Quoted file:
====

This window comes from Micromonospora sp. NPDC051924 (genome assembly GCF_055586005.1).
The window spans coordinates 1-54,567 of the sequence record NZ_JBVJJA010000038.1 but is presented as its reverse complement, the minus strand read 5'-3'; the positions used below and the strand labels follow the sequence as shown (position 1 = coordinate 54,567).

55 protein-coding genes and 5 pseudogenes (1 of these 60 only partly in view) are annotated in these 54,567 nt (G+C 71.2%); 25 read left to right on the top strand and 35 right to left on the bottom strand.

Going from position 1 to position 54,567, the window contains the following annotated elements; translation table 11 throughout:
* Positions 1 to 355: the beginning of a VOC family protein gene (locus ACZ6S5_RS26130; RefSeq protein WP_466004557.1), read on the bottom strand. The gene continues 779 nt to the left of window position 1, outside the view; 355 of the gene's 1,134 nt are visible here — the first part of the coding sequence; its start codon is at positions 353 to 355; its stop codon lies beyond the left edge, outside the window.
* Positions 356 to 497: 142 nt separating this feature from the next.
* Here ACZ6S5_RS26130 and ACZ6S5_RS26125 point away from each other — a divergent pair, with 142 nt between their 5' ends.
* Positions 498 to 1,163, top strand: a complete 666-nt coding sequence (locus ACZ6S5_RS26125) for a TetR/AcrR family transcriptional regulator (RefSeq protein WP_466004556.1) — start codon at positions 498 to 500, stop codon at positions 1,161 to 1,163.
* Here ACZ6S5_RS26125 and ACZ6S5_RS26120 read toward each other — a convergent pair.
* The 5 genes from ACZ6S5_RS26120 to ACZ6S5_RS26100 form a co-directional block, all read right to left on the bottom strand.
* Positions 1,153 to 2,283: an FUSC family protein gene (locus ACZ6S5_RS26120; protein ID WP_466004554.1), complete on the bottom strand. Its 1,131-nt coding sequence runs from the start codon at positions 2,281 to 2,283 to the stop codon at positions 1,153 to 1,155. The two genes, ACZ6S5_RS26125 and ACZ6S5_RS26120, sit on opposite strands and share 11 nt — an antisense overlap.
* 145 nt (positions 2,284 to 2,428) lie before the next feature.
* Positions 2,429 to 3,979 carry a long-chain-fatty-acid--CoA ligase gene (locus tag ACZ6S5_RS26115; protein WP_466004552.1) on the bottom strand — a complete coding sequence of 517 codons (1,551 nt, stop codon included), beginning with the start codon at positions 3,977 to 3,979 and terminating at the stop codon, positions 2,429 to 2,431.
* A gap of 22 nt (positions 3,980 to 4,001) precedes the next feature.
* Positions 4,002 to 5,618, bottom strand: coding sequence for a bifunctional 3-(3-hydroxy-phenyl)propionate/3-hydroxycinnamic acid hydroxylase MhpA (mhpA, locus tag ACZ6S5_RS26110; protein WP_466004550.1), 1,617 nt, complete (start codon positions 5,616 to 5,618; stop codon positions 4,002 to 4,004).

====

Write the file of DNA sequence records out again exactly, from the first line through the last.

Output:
This window comes from Micromonospora sp. NPDC051924 (genome assembly GCF_055586005.1).
The window spans coordinates 1-54,567 of the sequence record NZ_JBVJJA010000038.1 but is presented as its reverse complement, the minus strand read 5'-3'; the positions used below and the strand labels follow the sequence as shown (position 1 = coordinate 54,567).

55 protein-coding genes and 5 pseudogenes (1 of these 60 only partly in view) are annotated in these 54,567 nt (G+C 71.2%); 25 read left to right on the top strand and 35 right to left on the bottom strand.

Going from position 1 to position 54,567, the window contains the following annotated elements; translation table 11 throughout:
* Positions 1 to 355: the beginning of a VOC family protein gene (locus ACZ6S5_RS26130; RefSeq protein WP_466004557.1), read on the bottom strand. The gene continues 779 nt to the left of window position 1, outside the view; 355 of the gene's 1,134 nt are visible here — the first part of the coding sequence; its start codon is at positions 353 to 355; its stop codon lies beyond the left edge, outside the window.
* Positions 356 to 497: 142 nt separating this feature from the next.
* Here ACZ6S5_RS26130 and ACZ6S5_RS26125 point away from each other — a divergent pair, with 142 nt between their 5' ends.
* Positions 498 to 1,163, top strand: a complete 666-nt coding sequence (locus ACZ6S5_RS26125) for a TetR/AcrR family transcriptional regulator (RefSeq protein WP_466004556.1) — start codon at positions 498 to 500, stop codon at positions 1,161 to 1,163.
* Here ACZ6S5_RS26125 and ACZ6S5_RS26120 read toward each other — a convergent pair.
* The 5 genes from ACZ6S5_RS26120 to ACZ6S5_RS26100 form a co-directional block, all read right to left on the bottom strand.
* Positions 1,153 to 2,283: an FUSC family protein gene (locus ACZ6S5_RS26120; protein ID WP_466004554.1), complete on the bottom strand. Its 1,131-nt coding sequence runs from the start codon at positions 2,281 to 2,283 to the stop codon at positions 1,153 to 1,155. The two genes, ACZ6S5_RS26125 and ACZ6S5_RS26120, sit on opposite strands and share 11 nt — an antisense overlap.
* 145 nt (positions 2,284 to 2,428) lie before the next feature.
* Positions 2,429 to 3,979 carry a long-chain-fatty-acid--CoA ligase gene (locus tag ACZ6S5_RS26115; protein WP_466004552.1) on the bottom strand — a complete coding sequence of 517 codons (1,551 nt, stop codon included), beginning with the start codon at positions 3,977 to 3,979 and terminating at the stop codon, positions 2,429 to 2,431.
* A gap of 22 nt (positions 3,980 to 4,001) precedes the next feature.
* Positions 4,002 to 5,618, bottom strand: coding sequence for a bifunctional 3-(3-hydroxy-phenyl)propionate/3-hydroxycinnamic acid hydroxylase MhpA (mhpA, locus tag ACZ6S5_RS26110; protein WP_466004550.1), 1,617 nt, complete (start codon positions 5,616 to 5,618; stop codon positions 4,002 to 4,004).